National Baseball Hall of Fame begins the portrait on Pedro Martinez with the following words:

“At every stop in his baseball journey, Pedro Martinez was told he lacked the size to be a dominant starting pitcher.  And at every stop, the modest-looking right-hander – with huge hands and a heart to match – dominated opposing hitters like few ever have.”

Pedro Martinez

Pedro Martinez

This is the first year he made the MLB HOF ballots and already he appeared on 91.1 percent of the ballots. The 43-year-old former pitcher from the Dominican Republic signed with Los Angeles Dodgers in 1988, following his brother Ramon, who had signed with the team four years earlier. By 2009, Martinez played for five MLB teams, namely Los Angeles Dodgers, Montreal Expos, Boston Red Sox, New York Mets and Philadelphia Phillies.

Martinez’s 97-mph fastball, his devastating change-up and pinpoint control made him an eight-time All-Star, a winner of three Cy Young awards and a two-time runner-up. During his peak years from 1997 to 2003 Martinez established himself as one of the most dominant pitchers in baseball history.

This is confirmed by  modern sabermetric analysis. Martinez’  WHIP is the lowest of any live-ball era starting pitcher, his adjusted ERA+ is the best of any starting pitcher in major league history, and he has the third highest strikeout-to-walk ratio in modern history.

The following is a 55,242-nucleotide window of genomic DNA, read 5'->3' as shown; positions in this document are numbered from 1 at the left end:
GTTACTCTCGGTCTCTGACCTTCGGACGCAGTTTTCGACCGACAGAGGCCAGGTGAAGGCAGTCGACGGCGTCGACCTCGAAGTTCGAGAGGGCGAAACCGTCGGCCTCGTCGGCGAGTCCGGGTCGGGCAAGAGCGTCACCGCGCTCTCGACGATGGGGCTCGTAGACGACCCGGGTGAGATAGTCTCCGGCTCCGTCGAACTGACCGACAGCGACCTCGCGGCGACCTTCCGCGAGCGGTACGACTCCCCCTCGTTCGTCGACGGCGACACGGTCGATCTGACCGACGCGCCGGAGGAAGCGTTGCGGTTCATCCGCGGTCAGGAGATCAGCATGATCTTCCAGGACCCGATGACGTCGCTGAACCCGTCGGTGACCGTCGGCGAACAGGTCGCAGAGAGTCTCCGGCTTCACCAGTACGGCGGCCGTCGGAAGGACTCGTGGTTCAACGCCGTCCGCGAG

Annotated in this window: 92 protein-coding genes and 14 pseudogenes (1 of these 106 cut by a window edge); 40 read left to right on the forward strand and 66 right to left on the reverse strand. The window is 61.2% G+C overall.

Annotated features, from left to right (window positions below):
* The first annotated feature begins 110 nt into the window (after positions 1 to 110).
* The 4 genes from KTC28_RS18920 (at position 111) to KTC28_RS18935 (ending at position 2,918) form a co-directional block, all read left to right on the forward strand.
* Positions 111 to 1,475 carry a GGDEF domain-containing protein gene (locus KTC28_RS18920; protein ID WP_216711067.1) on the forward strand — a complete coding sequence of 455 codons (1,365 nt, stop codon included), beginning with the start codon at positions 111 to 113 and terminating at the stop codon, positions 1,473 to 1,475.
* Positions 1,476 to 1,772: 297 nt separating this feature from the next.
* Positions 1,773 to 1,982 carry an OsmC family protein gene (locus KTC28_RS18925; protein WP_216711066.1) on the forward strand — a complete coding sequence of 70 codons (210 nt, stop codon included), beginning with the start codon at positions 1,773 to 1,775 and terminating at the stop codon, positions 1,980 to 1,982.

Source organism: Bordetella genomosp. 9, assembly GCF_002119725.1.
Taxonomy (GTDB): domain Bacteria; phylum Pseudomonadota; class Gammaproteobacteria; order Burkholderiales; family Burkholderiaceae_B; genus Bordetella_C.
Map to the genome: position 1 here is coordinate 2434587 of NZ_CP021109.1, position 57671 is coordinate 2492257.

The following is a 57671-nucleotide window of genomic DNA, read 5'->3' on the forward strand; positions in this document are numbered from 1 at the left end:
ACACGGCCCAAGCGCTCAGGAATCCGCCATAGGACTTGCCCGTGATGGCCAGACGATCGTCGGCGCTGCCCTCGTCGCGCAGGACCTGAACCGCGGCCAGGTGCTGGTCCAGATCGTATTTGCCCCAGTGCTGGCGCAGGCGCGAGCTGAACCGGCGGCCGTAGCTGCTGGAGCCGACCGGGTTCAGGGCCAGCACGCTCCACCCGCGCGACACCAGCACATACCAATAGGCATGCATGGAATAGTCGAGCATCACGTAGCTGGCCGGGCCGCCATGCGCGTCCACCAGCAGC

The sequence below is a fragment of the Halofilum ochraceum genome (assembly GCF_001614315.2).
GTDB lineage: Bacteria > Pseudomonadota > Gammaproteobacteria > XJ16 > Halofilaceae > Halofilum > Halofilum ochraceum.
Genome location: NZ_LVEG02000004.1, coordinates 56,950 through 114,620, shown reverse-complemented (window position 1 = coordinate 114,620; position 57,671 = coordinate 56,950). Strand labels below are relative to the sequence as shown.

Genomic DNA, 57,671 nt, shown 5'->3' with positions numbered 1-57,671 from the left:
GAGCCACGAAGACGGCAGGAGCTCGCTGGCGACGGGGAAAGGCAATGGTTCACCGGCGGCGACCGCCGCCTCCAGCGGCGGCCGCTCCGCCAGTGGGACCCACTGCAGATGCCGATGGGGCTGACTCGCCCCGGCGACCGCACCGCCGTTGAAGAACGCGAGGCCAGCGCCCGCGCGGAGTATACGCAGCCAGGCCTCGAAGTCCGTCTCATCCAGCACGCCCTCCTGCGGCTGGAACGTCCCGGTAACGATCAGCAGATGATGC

In 1999 he won the pitching Triple Crown and was a runner-up for the American League Most Valuable Player Award. In 2004 he won the World Series with the Red Sox, breaking the 86-years-old “Curse of the Bambino”

John Smoltz

A 48-year-old Detroit native was born into a baseball family. All men of the family – his him, his father and his grandfather – were huge Detroit Tigers fans. During his MLB career of 21 years he played for three teams – the Atlanta Braves, Boston Red Sox and St. Louis Cardinals.

A Cy Young award winner and an 8-times All-Star was invaluable for his teams because of his three significant pitches – an impressive fastball, a slider that veered away from right-handed batters, and a splitter that darted under the swings of left-handed batters. He was also the winner of the 1997 NL Silver Slugger Award.

John Smoltz

John Smoltz

Struggling with elbow problems since 1994, Smoltz missed the entire 2000 season, and was converted into a relief pitcher, where he also dominated. During his career Smoltz was honored with the Lou Gehrig Memorial Award (2005), the Roberto Clemente Award (2005) and the Branch Rickey Award (2007).

Smoltz ended his career in 2009, and the Braves retired his number 29 in 2012. Today he is still closely connected to the sport as an active sports commentator.